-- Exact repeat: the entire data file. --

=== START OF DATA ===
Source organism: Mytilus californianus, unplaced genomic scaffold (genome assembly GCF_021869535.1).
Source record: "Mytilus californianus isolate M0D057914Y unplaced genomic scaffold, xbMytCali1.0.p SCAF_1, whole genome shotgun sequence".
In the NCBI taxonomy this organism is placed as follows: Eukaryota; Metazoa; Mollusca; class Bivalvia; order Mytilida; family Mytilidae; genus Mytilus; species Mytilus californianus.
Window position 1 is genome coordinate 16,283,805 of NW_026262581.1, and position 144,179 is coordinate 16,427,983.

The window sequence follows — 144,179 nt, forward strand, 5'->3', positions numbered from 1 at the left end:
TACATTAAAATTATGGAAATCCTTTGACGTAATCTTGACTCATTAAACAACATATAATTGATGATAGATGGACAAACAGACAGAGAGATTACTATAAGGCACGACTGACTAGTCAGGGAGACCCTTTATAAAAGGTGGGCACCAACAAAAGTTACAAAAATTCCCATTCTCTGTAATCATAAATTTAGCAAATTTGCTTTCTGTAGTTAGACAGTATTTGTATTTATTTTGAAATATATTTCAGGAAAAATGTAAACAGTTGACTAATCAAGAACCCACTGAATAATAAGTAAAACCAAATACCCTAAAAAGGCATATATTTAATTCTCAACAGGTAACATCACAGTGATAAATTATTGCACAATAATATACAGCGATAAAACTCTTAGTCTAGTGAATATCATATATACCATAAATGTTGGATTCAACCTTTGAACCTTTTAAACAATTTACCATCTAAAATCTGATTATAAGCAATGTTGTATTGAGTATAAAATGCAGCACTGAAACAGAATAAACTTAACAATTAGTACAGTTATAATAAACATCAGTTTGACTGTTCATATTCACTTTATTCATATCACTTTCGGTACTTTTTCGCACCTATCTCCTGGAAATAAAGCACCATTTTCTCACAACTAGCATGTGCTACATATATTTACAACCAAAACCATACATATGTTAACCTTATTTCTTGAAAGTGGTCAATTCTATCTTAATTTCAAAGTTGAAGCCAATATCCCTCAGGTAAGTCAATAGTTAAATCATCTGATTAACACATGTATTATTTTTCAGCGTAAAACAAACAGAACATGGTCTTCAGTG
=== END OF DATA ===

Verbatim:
Source organism: Mytilus californianus, unplaced genomic scaffold (genome assembly GCF_021869535.1).
Source record: "Mytilus californianus isolate M0D057914Y unplaced genomic scaffold, xbMytCali1.0.p SCAF_1, whole genome shotgun sequence".
In the NCBI taxonomy this organism is placed as follows: Eukaryota; Metazoa; Mollusca; class Bivalvia; order Mytilida; family Mytilidae; genus Mytilus; species Mytilus californianus.
Window position 1 is genome coordinate 16,283,805 of NW_026262581.1, and position 144,179 is coordinate 16,427,983.

The window sequence follows — 144,179 nt, forward strand, 5'->3', positions numbered from 1 at the left end:
TACATTAAAATTATGGAAATCCTTTGACGTAATCTTGACTCATTAAACAACATATAATTGATGATAGATGGACAAACAGACAGAGAGATTACTATAAGGCACGACTGACTAGTCAGGGAGACCCTTTATAAAAGGTGGGCACCAACAAAAGTTACAAAAATTCCCATTCTCTGTAATCATAAATTTAGCAAATTTGCTTTCTGTAGTTAGACAGTATTTGTATTTATTTTGAAATATATTTCAGGAAAAATGTAAACAGTTGACTAATCAAGAACCCACTGAATAATAAGTAAAACCAAATACCCTAAAAAGGCATATATTTAATTCTCAACAGGTAACATCACAGTGATAAATTATTGCACAATAATATACAGCGATAAAACTCTTAGTCTAGTGAATATCATATATACCATAAATGTTGGATTCAACCTTTGAACCTTTTAAACAATTTACCATCTAAAATCTGATTATAAGCAATGTTGTATTGAGTATAAAATGCAGCACTGAAACAGAATAAACTTAACAATTAGTACAGTTATAATAAACATCAGTTTGACTGTTCATATTCACTTTATTCATATCACTTTCGGTACTTTTTCGCACCTATCTCCTGGAAATAAAGCACCATTTTCTCACAACTAGCATGTGCTACATATATTTACAACCAAAACCATACATATGTTAACCTTATTTCTTGAAAGTGGTCAATTCTATCTTAATTTCAAAGTTGAAGCCAATATCCCTCAGGTAAGTCAATAGTTAAATCATCTGATTAACACATGTATTATTTTTCAGCGTAAAACAAACAGAACATGGTCTTCAGTG